This paper by Joel Haddley and Stephen Worsley answers a slightly different question - finding monohedral disc dissections where not all pieces touch the centre - but the results generally apply to ...
Jaap Scherphuis's user avatar
54 votes
Accepted

Create a 3 inch measurement

I can do it in folds, by
DooplissForce's user avatar
54 votes
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Release the "Q" ball

Here is one possible solution to this puzzle
caPNCApn's user avatar
  • 19.2k
53 votes

Folding paper into corners

I managed to make Like so:
Jonathan Allan's user avatar
53 votes

Odd-looking circle

He has made a rapid escape from the scene because he actually didn't know what a "circle" was. No wait.
Faruk D.'s user avatar
  • 591
51 votes
Accepted

Coffee-break Puzzle: Where does the Driver Sit?

Added an image for clarification:
Carl Löndahl's user avatar
50 votes
Accepted

How many matchsticks need to be removed so there are no equilateral triangles?

@hexomino's answer is correct and well-reasoned, as always. Here's another approach, which to me feels much more.. "axe-to-the-head" is what I'd call it in my native language, so I thought ...
Bass's user avatar
  • 77.4k
48 votes
Accepted

Odd-looking circle

phenomist's user avatar
  • 13.6k
47 votes
Accepted

Find the perimeter (seemingly unsolvable problem)

Here's a non-visual solution which some may find more easy to understand than a visual solution:
Tanner Swett's user avatar
  • 2,319
46 votes
Accepted

A colorful dodecahedron

Partial Answer: Solution: Other Solutions: Fun Stuff:
DqwertyC's user avatar
  • 8,206
44 votes
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Dissecting the exotic bulbfish

Cut along the red lines and move the pieces as indicated by the yellow arrows. As is usual with this kind of dissection, it helps if you look at the area to work out the length of the side of the ...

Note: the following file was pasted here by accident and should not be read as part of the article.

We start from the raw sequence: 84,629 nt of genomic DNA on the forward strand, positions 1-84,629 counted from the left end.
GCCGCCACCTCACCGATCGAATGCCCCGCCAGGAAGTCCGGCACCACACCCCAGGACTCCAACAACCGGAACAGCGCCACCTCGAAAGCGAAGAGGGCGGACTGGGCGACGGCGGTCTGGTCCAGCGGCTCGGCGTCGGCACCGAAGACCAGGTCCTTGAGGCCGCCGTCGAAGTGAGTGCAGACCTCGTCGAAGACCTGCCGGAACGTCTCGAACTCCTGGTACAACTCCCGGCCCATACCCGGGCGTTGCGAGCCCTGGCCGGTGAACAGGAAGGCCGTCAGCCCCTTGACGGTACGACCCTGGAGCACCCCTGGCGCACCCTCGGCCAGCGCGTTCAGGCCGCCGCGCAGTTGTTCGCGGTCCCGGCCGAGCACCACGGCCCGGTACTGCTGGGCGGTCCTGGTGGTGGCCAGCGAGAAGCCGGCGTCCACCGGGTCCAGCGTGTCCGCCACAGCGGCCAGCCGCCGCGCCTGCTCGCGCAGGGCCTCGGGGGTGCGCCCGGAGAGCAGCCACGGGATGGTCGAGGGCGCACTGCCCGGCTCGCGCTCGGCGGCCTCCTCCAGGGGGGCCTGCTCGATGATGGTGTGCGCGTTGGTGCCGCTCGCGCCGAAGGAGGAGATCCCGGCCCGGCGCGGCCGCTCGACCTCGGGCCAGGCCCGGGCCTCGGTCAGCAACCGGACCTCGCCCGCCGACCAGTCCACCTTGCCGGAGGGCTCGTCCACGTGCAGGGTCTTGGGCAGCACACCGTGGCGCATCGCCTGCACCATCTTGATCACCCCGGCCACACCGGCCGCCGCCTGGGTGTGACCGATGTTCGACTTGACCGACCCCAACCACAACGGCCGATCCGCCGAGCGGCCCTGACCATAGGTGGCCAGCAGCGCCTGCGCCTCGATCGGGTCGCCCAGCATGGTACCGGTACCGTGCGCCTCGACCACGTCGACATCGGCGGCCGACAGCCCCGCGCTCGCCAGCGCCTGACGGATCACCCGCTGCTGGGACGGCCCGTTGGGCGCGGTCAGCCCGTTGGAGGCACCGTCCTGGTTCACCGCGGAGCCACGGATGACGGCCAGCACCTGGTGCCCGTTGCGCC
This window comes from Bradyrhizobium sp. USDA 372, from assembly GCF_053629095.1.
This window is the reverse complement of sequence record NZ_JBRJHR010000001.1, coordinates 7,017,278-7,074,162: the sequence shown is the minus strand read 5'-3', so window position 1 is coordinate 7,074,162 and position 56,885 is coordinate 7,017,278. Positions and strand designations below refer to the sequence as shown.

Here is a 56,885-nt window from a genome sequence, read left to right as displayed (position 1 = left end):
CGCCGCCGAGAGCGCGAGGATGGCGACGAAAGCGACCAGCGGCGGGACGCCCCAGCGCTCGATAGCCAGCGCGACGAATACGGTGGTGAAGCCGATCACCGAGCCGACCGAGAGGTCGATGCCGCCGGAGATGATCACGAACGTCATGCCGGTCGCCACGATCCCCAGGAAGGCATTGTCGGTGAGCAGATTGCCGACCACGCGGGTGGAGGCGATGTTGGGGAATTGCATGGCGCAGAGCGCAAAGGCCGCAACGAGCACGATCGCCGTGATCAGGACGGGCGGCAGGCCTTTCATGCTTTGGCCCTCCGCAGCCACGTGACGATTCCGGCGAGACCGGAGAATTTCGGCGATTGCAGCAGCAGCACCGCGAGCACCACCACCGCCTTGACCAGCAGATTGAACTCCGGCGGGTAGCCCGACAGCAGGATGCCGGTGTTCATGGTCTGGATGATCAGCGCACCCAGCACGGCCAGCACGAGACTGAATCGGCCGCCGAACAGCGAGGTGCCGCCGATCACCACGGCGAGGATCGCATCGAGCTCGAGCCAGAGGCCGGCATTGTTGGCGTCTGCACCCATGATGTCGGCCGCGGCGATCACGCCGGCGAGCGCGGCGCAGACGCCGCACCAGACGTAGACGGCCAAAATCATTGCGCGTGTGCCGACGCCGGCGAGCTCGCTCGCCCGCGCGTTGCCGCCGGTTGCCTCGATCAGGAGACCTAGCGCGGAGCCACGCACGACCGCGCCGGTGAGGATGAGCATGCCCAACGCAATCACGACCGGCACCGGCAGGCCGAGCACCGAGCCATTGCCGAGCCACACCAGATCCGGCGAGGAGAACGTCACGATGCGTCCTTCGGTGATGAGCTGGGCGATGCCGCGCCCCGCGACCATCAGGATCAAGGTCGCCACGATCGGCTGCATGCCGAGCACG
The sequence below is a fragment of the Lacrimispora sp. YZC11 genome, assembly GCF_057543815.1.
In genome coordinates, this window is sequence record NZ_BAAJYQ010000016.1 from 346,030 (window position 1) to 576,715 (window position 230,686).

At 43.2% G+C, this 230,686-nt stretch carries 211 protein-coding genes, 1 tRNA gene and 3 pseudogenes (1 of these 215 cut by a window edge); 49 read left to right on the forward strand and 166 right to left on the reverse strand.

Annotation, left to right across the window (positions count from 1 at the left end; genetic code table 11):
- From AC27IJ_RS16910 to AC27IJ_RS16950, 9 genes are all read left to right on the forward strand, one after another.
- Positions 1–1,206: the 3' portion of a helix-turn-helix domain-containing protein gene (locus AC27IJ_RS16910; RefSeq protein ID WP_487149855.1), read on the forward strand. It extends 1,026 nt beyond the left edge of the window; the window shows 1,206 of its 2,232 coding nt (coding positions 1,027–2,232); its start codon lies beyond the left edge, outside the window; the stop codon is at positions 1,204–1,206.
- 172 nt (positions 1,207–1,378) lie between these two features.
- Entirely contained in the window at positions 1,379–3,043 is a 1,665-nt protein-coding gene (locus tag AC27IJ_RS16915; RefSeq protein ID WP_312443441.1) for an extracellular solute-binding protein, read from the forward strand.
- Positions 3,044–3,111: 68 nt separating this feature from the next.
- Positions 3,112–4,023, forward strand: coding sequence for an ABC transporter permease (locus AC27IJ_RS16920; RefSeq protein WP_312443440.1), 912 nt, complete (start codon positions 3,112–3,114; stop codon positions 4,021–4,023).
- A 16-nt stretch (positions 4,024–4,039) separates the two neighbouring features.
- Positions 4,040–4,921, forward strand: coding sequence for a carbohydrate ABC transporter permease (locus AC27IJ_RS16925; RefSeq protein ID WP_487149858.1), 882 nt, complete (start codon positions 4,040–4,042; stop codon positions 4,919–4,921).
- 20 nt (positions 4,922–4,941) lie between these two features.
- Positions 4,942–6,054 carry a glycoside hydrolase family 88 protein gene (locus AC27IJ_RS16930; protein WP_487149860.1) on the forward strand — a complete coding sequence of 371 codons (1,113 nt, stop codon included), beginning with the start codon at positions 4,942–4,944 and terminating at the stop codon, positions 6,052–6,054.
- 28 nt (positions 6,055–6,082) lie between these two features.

Jaap Scherphuis's user avatar
44 votes

Can you fold a square into a square of one-fifth the area?

Paul Panzer's user avatar
  • 10.3k
43 votes
Accepted

Magnets on a whiteboard

This is a solution
Xoff's user avatar
  • 814
40 votes

Two chunky pixelated X's locked in mortal combat!

The combined area of the X's is The solution:
Daniel Mathias's user avatar
38 votes
Accepted

Pythagorean quilts

The optimal solution is which is achievable (for example) like this: For another (or perhaps, the other) way to achieve the minimal number of pieces, you can check out OP's self-answer below. Here'...
Bass's user avatar
  • 77.4k
38 votes

Find the perimeter (seemingly unsolvable problem)

To me the most visually intuitive solution is as follows: First of all, Then take
caPNCApn's user avatar
  • 19.2k
38 votes
Accepted

Can you tile a 25 x 25 square with a mixture of 2 x 2 squares and 3 x 3 squares?

I think the answer is Consider the following image: Generalizing this result, the question "For which $n$ can an $n \times n$ square be tiled with $2 \times 2$ and $3 \times 3$ squares?" ...
Bubbler's user avatar